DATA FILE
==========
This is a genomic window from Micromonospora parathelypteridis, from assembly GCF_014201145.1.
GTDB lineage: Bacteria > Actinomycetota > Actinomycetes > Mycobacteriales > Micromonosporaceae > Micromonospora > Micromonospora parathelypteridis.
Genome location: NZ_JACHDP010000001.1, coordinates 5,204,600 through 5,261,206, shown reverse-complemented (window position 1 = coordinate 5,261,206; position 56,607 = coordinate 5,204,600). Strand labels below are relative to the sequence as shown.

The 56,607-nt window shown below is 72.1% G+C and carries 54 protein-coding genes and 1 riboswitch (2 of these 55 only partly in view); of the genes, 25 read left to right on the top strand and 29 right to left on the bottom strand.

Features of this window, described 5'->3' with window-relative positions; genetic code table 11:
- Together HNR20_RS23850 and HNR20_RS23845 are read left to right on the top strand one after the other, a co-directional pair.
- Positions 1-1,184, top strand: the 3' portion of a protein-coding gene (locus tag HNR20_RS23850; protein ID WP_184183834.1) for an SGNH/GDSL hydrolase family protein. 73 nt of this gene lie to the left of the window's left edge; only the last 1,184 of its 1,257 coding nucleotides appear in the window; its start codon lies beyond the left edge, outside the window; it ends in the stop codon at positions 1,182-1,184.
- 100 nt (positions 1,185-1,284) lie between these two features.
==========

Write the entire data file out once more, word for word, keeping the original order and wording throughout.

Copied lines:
This is a genomic window from Micromonospora parathelypteridis, from assembly GCF_014201145.1.
GTDB lineage: Bacteria > Actinomycetota > Actinomycetes > Mycobacteriales > Micromonosporaceae > Micromonospora > Micromonospora parathelypteridis.
Genome location: NZ_JACHDP010000001.1, coordinates 5,204,600 through 5,261,206, shown reverse-complemented (window position 1 = coordinate 5,261,206; position 56,607 = coordinate 5,204,600). Strand labels below are relative to the sequence as shown.

The 56,607-nt window shown below is 72.1% G+C and carries 54 protein-coding genes and 1 riboswitch (2 of these 55 only partly in view); of the genes, 25 read left to right on the top strand and 29 right to left on the bottom strand.

Features of this window, described 5'->3' with window-relative positions; genetic code table 11:
- Together HNR20_RS23850 and HNR20_RS23845 are read left to right on the top strand one after the other, a co-directional pair.
- Positions 1-1,184, top strand: the 3' portion of a protein-coding gene (locus tag HNR20_RS23850; protein ID WP_184183834.1) for an SGNH/GDSL hydrolase family protein. 73 nt of this gene lie to the left of the window's left edge; only the last 1,184 of its 1,257 coding nucleotides appear in the window; its start codon lies beyond the left edge, outside the window; it ends in the stop codon at positions 1,182-1,184.
- 100 nt (positions 1,185-1,284) lie between these two features.